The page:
2. The true but weird answer is, I’m not sure. I was myself in the dream, insofar as everything unfolded from a first-person point of view only, and I was the one with that point of view. So I experienced the dream first hand. But I was younger, and I didn’t know my name in the dream but I knew it wasn’t the name I have now. So I was me and not me. I also don’t know how consciously aware I was that I had to wake up… it was more like my fear was great enough to pull me straight out of the dream. I was jolted awake. It obviously had a large affect on me, I had the dream a couple months ago, never forgot the details. Sometimes I feel it is slightly allegorical. I write a lot about interdependence in my dissertation and how vital it is to living a happy life: but I caution against a vicious form of interconnection I called the Borg Effect. I sometimes wonder if my dream didn’t just take the Borg Effect to a terrifying and otherworldly extreme. I’m sure there were other reasons for the dream, but that one I think a lot of people could relate to. Community is great, but not if it dissolves individual expression and self-authorship. 🙂

      3. Yes. Actually, most of the time lately Ailbhe has had to help me return from a very odd energetic state I’d get in while writing the story. There seems to be multiple levels to the messages in the dream. A day or two after I had the dream she helped me see how the dream symbolized things I was working through in my own life. And there’s the cautionary tale about not losing your individuality. But I have gotten pictures of another thing that is going on. Forgetting who we are, as humans, not remembering our origin, our history, our personal power, our voices… is a serious issue. And one way we have gotten here, in such a state of forgetting, is through the conformity of mass culture. The analogy isn’t perfect but some people get lost in hopes and dreams that are not their own, but which they think they should have, because it is expected of them that they do–go in this direction, make these friends, pursue this career, look such and such a way, and it’s gone on. It’s that everpresent nebulous and nonlocatable they in dictating what they say is good or important or expected or acceptible, or not. Everything is energy. So the more people put their attention/energy into this how things should be, the more powerful it actually gets. Like anything you would put your energy toward. Ailbhe explained that in this sense, the concept is very real. It is possible to literally remember your way out of being carried by or participating in or being stuck in this mass consciousness energy though. More and more people are doing that, like us, recalling who we are, thinking for ourselves, and living authentically. Sometimes that parallels or coincides with what everyone else is doing, but never for the reason that “they” are doing it, but because it’s a self-directed action. Just as the characters had to go down to the basement, part of freedom is in returning to the foundations of things, and of who you are. But then, you have to recall there’s an open door, a door within you which you forgot you ever opened for yourself in the first place, and walk through it.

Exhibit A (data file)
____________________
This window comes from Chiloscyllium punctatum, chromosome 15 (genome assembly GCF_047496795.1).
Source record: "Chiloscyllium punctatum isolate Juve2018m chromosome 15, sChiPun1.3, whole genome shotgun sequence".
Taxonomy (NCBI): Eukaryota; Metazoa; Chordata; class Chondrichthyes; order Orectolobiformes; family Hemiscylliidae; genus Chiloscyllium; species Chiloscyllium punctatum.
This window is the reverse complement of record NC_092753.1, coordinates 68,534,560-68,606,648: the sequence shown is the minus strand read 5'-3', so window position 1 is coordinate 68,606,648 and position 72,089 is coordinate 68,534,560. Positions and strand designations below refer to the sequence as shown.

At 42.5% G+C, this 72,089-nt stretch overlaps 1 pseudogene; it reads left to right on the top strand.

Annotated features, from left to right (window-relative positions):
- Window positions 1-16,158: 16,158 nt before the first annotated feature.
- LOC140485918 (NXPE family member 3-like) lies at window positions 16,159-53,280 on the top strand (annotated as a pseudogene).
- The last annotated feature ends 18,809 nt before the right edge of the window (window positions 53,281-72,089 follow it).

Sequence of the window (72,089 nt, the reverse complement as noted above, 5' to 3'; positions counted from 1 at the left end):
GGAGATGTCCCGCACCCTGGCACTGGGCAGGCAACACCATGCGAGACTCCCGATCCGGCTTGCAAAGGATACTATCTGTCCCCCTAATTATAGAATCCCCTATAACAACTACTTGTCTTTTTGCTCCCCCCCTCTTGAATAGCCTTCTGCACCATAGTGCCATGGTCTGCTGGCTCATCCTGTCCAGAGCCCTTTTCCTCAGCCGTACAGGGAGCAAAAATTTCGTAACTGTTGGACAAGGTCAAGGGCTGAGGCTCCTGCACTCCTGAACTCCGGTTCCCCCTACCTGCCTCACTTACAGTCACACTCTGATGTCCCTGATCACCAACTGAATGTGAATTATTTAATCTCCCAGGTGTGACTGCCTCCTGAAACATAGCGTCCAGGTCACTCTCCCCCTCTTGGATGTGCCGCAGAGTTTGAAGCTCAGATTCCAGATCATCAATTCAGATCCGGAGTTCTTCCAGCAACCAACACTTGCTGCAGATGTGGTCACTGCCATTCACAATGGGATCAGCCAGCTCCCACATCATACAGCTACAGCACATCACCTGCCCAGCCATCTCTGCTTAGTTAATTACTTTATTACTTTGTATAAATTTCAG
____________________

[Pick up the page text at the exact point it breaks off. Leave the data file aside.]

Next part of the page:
1. I certainly thought so… particularly your posts on Ben’s Bit. The idea of getting confined in a small space for an indefinite amount of time absolutely terrifies me– wholly unnatural for a human being. I’m so glad you enjoyed the story. Hope you still sleep well tonight … … 🙂